Bill Detwiler: So Alex, from your point of view, and to what Aaron was talking about, how do you work together as a team?
Alex Monroe: It's been incredibly fun being in the office mostly because we just communicate so well. The information's always flowing, but I think what facilitates that is the respect that's there. None of us are afraid to be wrong, ever. We're okay with throwing out new ideas, trying out new stuff. And knowing that we're not going to get judged or we're not going to get shot down, and we're just all together. And I've been on teams where that's not the case.
None of us are afraid to be wrong, ever. We're okay with throwing out new ideas, trying out new stuff.
Everybody's trying to check their words and be really polished every day, and it just slows everything down, makes it not fun to come to work, and just blocks communication. And we're very much the opposite of that. We're throwing out all sorts of ideas, and I think everybody's just really comfortable and that's hugely valuable.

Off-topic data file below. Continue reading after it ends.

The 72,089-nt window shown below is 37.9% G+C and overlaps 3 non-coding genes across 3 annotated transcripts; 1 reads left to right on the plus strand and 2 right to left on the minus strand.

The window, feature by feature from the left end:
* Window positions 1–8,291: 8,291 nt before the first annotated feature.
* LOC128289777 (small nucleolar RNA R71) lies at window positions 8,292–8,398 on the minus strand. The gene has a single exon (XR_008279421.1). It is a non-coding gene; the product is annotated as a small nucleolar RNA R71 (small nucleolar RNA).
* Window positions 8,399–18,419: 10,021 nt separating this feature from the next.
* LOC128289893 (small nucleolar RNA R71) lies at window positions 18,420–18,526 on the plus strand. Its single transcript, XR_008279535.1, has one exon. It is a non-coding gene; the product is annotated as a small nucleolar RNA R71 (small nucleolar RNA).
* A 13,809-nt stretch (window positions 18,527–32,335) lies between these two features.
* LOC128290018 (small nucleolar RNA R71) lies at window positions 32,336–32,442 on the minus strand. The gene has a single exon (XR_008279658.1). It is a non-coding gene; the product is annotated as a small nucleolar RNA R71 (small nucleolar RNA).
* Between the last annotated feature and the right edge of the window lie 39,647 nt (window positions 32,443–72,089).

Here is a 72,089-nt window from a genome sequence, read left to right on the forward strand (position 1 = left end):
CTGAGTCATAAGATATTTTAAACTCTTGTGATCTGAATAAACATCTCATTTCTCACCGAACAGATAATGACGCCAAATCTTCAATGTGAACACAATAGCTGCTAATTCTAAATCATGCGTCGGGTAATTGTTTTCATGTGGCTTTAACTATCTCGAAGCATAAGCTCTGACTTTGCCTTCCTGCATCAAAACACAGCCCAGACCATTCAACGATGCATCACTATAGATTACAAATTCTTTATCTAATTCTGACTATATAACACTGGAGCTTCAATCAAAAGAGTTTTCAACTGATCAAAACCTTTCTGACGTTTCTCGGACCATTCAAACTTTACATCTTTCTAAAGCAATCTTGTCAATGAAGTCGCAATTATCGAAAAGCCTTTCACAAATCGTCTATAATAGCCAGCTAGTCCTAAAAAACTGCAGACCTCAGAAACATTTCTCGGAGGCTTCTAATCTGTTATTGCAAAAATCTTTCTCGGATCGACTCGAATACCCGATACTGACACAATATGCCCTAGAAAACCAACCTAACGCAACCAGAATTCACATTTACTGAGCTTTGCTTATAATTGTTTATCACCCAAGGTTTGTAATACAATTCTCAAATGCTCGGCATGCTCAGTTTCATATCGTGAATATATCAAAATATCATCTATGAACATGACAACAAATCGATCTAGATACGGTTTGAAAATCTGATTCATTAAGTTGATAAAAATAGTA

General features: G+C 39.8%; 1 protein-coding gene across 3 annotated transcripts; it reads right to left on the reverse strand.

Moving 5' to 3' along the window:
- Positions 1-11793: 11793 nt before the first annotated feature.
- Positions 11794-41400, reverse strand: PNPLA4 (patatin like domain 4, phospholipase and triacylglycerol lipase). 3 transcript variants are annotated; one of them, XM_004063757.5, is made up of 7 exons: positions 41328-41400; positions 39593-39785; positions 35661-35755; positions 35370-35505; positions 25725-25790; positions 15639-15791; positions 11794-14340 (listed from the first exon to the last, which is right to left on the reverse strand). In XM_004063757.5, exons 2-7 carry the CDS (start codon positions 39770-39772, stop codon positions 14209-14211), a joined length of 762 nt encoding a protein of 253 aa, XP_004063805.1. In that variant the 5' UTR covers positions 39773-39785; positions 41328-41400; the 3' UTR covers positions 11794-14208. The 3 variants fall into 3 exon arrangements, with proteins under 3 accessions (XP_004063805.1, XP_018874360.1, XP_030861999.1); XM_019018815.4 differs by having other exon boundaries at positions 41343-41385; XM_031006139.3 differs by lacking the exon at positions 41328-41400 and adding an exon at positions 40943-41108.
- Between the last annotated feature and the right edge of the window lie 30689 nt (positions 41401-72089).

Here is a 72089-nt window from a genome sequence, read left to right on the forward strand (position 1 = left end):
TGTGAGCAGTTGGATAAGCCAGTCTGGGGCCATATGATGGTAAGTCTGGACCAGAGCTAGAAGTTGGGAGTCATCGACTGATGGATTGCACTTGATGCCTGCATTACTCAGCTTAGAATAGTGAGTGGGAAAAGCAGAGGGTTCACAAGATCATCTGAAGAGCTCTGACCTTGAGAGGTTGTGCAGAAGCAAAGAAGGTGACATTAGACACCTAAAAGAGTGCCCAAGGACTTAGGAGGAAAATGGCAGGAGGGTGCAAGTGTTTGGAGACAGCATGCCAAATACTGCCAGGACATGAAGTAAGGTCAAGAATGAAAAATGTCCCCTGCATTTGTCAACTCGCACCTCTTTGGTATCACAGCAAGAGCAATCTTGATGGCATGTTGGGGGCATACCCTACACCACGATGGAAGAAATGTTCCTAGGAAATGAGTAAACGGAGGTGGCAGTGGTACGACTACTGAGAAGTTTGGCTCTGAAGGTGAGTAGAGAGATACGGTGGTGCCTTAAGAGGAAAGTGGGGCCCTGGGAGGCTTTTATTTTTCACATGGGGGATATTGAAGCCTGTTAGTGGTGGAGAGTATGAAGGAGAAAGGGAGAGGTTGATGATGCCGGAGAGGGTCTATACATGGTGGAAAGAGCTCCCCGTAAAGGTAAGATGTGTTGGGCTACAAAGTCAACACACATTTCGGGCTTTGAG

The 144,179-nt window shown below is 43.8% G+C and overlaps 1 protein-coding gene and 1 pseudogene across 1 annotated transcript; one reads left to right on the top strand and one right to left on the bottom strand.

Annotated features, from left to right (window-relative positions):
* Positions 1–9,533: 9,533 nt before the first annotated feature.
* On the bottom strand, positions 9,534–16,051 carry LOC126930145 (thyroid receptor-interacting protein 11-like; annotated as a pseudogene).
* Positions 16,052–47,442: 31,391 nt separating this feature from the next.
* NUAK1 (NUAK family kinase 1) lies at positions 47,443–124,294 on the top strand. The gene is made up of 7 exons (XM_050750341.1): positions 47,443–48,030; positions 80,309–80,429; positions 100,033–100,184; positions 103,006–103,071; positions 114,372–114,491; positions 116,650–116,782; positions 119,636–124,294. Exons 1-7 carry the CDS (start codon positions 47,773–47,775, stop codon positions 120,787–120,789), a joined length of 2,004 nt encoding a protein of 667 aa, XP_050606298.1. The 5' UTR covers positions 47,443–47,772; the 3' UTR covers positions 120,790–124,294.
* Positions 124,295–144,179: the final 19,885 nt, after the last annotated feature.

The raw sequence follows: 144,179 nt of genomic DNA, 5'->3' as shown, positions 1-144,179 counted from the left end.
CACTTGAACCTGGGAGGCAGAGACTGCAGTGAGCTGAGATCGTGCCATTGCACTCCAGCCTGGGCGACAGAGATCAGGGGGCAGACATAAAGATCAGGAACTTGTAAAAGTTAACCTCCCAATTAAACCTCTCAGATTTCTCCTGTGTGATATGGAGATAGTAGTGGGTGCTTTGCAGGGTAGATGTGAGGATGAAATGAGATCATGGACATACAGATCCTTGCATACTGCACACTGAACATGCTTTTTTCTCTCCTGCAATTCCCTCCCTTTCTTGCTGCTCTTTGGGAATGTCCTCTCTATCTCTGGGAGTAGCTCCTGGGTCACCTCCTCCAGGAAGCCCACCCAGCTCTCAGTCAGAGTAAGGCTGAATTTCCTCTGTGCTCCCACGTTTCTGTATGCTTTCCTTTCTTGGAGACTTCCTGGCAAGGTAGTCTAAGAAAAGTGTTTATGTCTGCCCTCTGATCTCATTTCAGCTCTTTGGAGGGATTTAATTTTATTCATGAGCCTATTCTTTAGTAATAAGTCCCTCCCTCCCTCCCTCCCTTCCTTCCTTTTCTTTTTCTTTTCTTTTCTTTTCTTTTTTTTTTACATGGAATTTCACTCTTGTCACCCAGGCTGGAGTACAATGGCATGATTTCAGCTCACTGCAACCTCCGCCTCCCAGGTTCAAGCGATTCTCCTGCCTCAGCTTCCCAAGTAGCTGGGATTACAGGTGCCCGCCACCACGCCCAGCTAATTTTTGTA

Bill Detwiler: It makes a big difference because, Michael I'll pose this one to you, is that, everyone's there to accomplish the same goal, and no one has an ego, like you said. Everyone, they want the best idea to win. When you have competing ideas about how to solve a particular problem, how do you discuss that? How do you bring that out? And because I know people get passionate.
Michael Rosett: It can be hard. And actually, some of us have worked together in the past and so we've kind of gotten used to it and we want to challenge each other. We want to disagree. I think without that disagreement, you're not going to get to that end solution that is going to be the right one. So I think we just encourage that. If we send out design docs and there's no feedback, how do I know if I did the right thing, right? So we're built around feedback and helping each other grow.
At Celonis we’re building a new type of enterprise technology, called execution management. And, we’re recruiting the world’s best engineers to do it. Whether you’re a frontend or backend developer, full stack engineer, data scientist or DevOps specialist – we have technical challenges that need solving.
To learn more about how we’re pioneering advances in AI, machine learning, automation, analytics and data mining, and to see current engineering job openings, visit Celonis Engineering.